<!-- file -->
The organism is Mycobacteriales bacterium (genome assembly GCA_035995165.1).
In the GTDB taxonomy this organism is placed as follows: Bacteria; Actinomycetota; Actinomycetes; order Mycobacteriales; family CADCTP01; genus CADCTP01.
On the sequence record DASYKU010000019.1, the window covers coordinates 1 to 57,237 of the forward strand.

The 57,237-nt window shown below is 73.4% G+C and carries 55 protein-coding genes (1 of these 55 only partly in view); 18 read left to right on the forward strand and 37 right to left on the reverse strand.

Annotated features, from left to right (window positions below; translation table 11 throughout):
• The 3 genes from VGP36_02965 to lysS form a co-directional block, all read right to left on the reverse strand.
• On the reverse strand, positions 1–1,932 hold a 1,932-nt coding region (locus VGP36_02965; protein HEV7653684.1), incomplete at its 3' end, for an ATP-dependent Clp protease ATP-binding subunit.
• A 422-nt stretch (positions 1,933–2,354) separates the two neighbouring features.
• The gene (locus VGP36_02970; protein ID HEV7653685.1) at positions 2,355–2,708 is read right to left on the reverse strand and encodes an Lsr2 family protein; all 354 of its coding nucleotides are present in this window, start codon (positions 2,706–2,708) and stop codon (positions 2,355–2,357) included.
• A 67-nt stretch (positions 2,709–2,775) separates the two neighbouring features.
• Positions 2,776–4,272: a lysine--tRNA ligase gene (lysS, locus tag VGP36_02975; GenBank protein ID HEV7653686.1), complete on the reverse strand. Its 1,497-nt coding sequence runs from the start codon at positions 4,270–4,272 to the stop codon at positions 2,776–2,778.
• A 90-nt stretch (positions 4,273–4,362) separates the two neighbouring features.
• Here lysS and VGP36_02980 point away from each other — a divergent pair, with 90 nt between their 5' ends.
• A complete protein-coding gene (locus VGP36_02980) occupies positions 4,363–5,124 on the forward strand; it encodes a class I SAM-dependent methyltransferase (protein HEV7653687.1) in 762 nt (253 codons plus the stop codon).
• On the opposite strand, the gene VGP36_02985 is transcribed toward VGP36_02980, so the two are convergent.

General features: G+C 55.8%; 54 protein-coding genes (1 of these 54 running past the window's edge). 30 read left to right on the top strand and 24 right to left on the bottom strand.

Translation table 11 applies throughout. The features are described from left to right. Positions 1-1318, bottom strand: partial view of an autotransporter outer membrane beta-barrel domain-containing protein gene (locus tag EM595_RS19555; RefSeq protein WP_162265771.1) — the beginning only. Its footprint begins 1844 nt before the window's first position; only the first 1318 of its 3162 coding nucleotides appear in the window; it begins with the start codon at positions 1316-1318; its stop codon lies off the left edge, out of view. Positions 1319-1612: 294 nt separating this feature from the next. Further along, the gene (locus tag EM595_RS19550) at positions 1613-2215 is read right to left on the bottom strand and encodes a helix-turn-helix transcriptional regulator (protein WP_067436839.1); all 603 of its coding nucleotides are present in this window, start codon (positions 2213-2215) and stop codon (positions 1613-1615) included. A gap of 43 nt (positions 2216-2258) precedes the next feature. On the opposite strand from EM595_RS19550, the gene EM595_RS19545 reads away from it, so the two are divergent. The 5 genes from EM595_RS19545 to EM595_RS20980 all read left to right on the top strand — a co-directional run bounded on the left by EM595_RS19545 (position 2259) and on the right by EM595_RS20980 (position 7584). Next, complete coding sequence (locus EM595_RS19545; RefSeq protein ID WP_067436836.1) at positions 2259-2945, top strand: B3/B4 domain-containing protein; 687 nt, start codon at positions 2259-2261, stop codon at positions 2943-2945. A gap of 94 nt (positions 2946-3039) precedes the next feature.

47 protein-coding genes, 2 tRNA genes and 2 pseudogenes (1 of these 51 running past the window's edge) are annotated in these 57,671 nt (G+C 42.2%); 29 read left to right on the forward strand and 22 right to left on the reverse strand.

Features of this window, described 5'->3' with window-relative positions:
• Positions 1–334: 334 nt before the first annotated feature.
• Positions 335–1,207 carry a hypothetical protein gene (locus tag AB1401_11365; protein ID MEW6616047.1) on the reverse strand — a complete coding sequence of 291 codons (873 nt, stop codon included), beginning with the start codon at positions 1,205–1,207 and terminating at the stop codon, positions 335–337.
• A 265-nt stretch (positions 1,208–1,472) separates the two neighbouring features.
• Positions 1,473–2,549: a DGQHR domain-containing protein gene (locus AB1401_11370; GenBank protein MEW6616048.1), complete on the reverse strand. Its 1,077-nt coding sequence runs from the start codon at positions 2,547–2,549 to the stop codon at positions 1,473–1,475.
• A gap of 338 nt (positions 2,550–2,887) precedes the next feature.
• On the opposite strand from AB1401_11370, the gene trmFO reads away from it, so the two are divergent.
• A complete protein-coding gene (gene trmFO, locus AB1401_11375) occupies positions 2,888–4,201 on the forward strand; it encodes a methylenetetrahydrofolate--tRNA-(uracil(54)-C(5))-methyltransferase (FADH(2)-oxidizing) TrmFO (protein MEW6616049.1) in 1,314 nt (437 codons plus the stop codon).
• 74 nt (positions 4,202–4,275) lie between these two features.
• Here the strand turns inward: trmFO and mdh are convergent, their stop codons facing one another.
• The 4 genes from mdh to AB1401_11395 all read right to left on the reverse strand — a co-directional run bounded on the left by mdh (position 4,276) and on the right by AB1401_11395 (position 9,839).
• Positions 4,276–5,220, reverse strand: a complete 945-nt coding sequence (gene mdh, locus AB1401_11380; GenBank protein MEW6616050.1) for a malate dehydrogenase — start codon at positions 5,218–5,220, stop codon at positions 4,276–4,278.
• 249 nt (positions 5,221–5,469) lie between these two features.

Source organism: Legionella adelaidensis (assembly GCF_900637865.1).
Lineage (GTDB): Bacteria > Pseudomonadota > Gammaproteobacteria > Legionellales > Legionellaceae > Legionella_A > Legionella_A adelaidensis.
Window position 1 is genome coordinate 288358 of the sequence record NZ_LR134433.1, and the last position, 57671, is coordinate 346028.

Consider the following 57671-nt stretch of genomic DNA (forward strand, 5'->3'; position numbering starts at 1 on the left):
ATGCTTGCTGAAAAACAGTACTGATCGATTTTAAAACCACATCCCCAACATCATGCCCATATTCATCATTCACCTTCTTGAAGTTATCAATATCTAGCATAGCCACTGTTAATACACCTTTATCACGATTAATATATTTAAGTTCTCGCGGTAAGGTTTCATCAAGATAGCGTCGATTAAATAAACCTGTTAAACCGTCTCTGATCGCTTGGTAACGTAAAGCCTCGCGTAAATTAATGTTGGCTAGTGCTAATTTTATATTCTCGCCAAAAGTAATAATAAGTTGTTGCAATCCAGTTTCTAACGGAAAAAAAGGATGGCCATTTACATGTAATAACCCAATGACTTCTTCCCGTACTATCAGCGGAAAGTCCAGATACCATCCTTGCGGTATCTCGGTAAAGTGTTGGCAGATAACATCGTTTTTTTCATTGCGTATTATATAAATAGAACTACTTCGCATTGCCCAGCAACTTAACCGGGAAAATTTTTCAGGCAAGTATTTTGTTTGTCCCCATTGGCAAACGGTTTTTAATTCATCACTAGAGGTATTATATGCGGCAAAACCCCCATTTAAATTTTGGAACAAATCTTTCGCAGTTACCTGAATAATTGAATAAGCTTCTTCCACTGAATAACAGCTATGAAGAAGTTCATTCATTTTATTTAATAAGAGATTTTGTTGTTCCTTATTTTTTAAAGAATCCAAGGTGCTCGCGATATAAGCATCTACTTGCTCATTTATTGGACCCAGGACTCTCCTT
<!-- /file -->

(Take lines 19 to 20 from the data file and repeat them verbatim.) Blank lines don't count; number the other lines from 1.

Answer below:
Features of this window, described 5'->3' with window-relative positions:
• Positions 1–334: 334 nt before the first annotated feature.